>         query Q, we 
>         simply add a statement (G ng:definedBy Q^^ng:Query) to G.
>         Views can use
>         negation as failure, just as normal SPARQL queries and can
>         recursively
>         depend on each other. The reasoning engine will resolve this
>         recursion. 
>         A graph can at the same time contain intensionally and
>         extensionally
>         defined statements.
>         A detailed specification of Networked graphs can be found in
>         [3].
>         By popular demand this version has a several interesting new
>         features: 
>               * Works with Sesame 2.0 beta 6 without any additional
>         patches (The
>                 formerly needed patches for dataset support have been
>         integrated
>                 into standard Sesame).
>               * Supports default dataset (no need for FROM clauses in
>         views any 
>                 more.) Handle with care - this can be resource
>         intensive, as it
>                 creates views on your whole repository.
>               * Supports views in the null context. Simply use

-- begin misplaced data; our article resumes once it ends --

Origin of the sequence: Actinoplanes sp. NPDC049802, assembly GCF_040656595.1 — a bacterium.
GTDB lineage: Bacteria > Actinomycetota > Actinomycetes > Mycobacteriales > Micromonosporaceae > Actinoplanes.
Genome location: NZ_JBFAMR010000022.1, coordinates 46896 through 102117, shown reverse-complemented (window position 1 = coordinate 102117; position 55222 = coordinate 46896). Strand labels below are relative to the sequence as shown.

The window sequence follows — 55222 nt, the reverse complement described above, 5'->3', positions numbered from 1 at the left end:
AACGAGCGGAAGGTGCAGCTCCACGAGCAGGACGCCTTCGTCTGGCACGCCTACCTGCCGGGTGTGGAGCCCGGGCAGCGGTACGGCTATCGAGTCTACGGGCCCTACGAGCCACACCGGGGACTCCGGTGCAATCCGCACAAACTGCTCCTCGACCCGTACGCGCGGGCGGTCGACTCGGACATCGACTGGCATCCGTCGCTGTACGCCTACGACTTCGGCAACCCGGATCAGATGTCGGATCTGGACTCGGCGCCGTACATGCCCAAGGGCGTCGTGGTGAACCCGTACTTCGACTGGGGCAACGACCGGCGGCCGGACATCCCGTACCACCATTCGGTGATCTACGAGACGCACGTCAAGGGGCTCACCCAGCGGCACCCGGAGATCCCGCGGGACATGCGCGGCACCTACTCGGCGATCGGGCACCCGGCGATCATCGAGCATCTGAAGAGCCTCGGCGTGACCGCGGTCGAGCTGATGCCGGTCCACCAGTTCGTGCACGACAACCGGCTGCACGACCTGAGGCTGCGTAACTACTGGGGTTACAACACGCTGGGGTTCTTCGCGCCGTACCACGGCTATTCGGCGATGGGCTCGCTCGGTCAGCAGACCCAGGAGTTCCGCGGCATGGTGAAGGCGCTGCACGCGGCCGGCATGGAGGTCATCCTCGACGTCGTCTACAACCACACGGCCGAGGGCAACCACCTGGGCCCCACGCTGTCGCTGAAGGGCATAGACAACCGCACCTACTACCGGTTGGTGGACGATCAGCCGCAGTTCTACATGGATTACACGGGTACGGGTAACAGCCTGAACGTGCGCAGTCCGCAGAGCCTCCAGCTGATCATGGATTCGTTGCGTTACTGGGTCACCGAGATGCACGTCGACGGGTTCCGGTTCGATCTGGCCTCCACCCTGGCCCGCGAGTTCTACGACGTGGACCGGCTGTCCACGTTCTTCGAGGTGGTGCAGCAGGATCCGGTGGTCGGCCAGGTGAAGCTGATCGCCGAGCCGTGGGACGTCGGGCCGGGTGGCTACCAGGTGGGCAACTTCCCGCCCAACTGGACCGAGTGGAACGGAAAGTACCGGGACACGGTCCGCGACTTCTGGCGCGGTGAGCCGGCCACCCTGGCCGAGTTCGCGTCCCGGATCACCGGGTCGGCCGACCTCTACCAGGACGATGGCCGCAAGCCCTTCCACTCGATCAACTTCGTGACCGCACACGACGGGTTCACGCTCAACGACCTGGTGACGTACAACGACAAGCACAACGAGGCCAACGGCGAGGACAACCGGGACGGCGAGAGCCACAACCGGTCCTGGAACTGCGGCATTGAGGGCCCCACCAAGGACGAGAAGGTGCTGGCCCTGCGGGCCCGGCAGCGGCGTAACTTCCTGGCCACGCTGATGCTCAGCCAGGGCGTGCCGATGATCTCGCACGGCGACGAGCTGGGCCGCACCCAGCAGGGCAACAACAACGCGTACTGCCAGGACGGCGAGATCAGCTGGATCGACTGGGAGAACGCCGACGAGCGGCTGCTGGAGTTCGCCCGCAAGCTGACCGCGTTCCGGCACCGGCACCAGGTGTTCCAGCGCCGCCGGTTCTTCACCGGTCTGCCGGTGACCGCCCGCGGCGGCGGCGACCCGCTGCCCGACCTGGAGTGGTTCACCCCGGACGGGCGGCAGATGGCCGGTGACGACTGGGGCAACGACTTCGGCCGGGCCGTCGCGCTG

>         ng:NullContext as
>                 subject of your view definitions. 
>               * Does not forbid blank node creation in CONSTRUCT
>         patterns any
>                 more. Handle with care - this can lead to infinite
>         models and
>                 hence to infinite recursion in the reasoning engine.
>               * Fixes all known bugs as of 2007-10-17 
>         A Sesame repository for testing purposes is available at [4].
>         [4] is a
>         SPARQL and Sesame HTTP endpoint. It can be queried using any
>         SPARQL
>         aware tool. You can query, add and modify data using a Sesame2
>         HttpRepository or the openrdf-workbench, which you can access
>         at [5]. 
>         The repository contains some test data [6]. You will get the
>         idea of
>         networked graphs by executing queries like
>         "SELECT * FROM <http://ex.org/graph2> WHERE {?s ?p ?o}" 
>         with and without including inferred statements. In case
>         anything gets
>         broken, simply clear the repository and re-upload the data
>         from [6].
>         While with this endpoint you still need to collect all
>         neccessary
>         graphs before evaluating views, future versions will allow to
>         transparently forward (sub-)queries to remote SPARQL
>         endpoints.
>         Best regards,
>         Simon
>         [1] http://www.openrdf.org
>         [2] http://isweb.uni-koblenz.de/Research/NetworkedGraphs
>         [3]
>         http://www.uni-koblenz.de/~sschenk/publications/2007/ngtr.pdf
>         [4]http://k-sems.uni-koblenz.de:8180/openrdf-sesame/repositories/networkedGraphs
>         [5] http://k-sems.uni-koblenz.de:8180/openrdf-workbench
>         [6]
>         http://www.uni-koblenz.de/~sschenk/software/NGTestGraphs.trig
>         --
>         Simon Schenk | ISWeb | Uni Koblenz-Landau 
>         http://www.uni-koblenz.de/~sschenk

Received on Thursday, 18 October 2007 07:54:45 GMT